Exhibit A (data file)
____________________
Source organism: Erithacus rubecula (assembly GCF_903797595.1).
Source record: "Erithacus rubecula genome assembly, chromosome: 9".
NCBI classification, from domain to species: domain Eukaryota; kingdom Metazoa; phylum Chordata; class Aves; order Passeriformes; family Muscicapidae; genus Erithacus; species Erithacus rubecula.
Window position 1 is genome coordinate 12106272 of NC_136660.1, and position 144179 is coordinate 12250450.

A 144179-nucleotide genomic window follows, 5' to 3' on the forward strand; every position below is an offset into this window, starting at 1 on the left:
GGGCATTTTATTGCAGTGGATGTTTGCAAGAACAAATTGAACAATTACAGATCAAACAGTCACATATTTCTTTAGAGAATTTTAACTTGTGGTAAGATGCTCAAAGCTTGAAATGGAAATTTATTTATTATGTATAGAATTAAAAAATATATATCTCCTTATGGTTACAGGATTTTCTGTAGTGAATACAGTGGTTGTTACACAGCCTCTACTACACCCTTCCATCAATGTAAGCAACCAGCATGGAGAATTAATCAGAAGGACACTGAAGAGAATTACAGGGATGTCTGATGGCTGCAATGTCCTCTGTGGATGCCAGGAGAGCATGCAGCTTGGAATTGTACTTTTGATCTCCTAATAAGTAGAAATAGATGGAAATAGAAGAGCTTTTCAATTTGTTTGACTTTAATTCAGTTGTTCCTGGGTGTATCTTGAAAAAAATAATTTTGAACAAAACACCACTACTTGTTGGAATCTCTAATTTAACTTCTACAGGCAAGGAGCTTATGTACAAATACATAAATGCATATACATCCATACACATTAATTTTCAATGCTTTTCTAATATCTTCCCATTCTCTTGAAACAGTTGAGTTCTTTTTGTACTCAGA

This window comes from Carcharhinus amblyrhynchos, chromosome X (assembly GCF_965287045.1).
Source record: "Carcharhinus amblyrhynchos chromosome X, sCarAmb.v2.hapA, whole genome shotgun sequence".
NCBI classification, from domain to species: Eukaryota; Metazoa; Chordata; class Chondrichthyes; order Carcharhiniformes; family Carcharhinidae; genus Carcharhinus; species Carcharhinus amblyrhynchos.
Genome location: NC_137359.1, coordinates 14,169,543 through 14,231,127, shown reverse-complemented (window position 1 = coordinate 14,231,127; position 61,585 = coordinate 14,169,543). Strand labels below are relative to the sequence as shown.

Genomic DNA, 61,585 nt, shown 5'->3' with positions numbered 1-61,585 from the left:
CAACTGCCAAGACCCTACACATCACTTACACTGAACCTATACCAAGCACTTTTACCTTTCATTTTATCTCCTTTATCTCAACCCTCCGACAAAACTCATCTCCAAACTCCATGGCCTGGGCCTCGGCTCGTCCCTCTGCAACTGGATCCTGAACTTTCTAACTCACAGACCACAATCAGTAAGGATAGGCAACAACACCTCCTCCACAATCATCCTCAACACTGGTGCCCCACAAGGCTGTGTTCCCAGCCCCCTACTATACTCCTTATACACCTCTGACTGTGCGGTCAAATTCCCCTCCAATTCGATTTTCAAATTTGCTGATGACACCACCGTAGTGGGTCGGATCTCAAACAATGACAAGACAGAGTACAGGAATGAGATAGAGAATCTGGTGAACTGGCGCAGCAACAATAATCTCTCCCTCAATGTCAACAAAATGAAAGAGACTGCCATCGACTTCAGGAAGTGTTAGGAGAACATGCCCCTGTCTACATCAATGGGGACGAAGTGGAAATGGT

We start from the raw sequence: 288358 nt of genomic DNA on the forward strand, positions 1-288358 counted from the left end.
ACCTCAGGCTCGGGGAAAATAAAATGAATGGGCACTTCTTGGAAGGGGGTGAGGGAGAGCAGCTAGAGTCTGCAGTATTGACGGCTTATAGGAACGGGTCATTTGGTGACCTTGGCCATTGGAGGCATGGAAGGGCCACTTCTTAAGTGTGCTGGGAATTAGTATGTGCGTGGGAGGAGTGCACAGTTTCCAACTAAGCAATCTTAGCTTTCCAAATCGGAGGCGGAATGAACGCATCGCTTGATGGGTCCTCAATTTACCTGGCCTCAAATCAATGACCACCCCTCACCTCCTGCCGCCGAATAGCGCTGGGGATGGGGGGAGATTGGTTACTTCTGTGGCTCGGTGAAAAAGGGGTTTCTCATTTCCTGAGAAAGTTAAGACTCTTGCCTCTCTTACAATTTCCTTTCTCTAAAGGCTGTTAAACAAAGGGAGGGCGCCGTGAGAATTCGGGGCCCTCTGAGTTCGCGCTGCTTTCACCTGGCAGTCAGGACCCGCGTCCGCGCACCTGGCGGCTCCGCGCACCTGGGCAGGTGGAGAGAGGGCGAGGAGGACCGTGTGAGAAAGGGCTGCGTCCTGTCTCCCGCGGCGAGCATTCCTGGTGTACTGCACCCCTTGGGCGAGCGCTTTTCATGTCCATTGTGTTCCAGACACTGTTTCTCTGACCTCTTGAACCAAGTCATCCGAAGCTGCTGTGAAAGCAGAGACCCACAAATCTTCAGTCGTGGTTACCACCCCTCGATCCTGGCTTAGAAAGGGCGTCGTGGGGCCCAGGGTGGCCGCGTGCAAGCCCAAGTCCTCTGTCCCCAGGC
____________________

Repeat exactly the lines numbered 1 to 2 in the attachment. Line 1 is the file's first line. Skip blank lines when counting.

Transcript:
Source organism: Erithacus rubecula (assembly GCF_903797595.1).
Source record: "Erithacus rubecula genome assembly, chromosome: 9".